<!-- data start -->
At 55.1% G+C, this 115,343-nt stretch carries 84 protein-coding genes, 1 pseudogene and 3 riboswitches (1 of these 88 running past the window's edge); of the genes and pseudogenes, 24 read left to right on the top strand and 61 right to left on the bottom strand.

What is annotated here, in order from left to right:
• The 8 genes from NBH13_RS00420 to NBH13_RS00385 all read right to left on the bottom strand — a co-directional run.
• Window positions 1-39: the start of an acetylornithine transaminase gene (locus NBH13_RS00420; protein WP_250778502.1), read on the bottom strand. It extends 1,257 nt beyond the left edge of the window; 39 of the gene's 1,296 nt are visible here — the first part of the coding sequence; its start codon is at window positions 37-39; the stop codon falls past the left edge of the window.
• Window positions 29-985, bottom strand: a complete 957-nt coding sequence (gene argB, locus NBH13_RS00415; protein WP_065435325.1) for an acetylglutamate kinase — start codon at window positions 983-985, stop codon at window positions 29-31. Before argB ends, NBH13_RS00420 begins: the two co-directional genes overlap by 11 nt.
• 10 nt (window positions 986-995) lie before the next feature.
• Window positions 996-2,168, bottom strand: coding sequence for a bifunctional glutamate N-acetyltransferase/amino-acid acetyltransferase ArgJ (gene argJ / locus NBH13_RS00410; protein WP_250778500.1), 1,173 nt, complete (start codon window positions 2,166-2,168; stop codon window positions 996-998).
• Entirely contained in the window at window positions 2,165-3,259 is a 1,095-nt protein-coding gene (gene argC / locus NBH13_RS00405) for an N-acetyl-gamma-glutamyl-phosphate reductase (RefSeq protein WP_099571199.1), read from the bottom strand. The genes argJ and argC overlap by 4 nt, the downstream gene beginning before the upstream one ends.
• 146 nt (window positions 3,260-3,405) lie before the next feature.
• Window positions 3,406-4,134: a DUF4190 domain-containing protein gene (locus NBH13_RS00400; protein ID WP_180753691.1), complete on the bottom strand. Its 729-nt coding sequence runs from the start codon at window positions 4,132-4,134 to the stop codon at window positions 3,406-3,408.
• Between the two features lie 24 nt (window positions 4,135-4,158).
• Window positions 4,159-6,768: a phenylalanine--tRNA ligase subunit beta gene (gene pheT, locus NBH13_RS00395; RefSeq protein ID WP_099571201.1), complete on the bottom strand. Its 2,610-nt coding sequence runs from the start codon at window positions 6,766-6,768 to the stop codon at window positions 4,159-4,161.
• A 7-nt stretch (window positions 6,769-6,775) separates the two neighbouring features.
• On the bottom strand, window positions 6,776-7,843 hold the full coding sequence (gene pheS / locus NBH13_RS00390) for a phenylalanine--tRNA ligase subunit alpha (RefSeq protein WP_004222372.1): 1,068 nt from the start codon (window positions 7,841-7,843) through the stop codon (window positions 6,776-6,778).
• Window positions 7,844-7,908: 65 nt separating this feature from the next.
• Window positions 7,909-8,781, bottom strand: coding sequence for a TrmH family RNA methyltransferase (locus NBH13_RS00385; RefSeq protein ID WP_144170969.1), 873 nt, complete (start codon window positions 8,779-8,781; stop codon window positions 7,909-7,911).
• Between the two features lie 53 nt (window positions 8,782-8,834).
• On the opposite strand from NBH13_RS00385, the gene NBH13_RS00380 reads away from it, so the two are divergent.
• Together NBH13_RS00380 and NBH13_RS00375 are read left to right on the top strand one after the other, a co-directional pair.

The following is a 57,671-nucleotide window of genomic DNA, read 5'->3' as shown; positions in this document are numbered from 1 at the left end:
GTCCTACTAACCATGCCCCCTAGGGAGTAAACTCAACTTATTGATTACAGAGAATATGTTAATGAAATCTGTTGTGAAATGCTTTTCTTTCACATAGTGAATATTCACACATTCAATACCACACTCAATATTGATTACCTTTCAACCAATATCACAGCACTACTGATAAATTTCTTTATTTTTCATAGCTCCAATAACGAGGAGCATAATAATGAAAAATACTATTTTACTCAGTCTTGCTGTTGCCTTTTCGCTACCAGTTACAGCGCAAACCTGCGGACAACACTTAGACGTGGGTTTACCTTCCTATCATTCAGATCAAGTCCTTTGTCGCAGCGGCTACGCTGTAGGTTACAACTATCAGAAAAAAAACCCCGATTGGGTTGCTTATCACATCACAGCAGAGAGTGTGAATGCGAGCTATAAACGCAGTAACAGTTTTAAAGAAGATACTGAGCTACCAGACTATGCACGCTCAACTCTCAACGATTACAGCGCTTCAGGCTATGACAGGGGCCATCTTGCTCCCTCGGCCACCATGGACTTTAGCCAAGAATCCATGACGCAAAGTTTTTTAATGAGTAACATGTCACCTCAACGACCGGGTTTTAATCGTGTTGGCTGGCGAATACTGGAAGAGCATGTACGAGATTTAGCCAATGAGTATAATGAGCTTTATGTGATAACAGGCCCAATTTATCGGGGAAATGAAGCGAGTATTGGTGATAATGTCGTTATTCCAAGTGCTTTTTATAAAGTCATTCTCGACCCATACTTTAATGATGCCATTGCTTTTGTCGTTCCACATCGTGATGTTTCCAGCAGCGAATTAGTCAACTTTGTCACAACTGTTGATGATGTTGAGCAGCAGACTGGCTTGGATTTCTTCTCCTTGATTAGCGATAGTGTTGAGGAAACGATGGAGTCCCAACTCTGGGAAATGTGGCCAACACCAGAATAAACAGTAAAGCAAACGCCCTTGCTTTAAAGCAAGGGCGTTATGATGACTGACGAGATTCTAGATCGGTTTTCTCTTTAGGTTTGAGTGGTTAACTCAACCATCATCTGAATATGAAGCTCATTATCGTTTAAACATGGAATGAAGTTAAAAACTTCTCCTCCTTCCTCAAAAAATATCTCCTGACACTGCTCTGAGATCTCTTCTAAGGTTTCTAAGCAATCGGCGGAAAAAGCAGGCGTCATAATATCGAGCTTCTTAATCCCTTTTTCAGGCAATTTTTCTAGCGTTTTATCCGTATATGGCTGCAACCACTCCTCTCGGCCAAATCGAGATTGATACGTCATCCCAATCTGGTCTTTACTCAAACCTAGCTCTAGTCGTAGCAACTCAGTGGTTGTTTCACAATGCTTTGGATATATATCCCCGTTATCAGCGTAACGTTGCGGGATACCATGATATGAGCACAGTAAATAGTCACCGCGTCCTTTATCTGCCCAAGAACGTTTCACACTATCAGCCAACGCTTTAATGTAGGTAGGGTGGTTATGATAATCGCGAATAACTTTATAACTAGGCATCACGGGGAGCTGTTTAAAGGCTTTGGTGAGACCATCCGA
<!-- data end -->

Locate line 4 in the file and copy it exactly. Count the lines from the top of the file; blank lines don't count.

• Window positions 1-39: the start of an acetylornithine transaminase gene (locus NBH13_RS00420; protein WP_250778502.1), read on the bottom strand. It extends 1,257 nt beyond the left edge of the window; 39 of the gene's 1,296 nt are visible here — the first part of the coding sequence; its start codon is at window positions 37-39; the stop codon falls past the left edge of the window.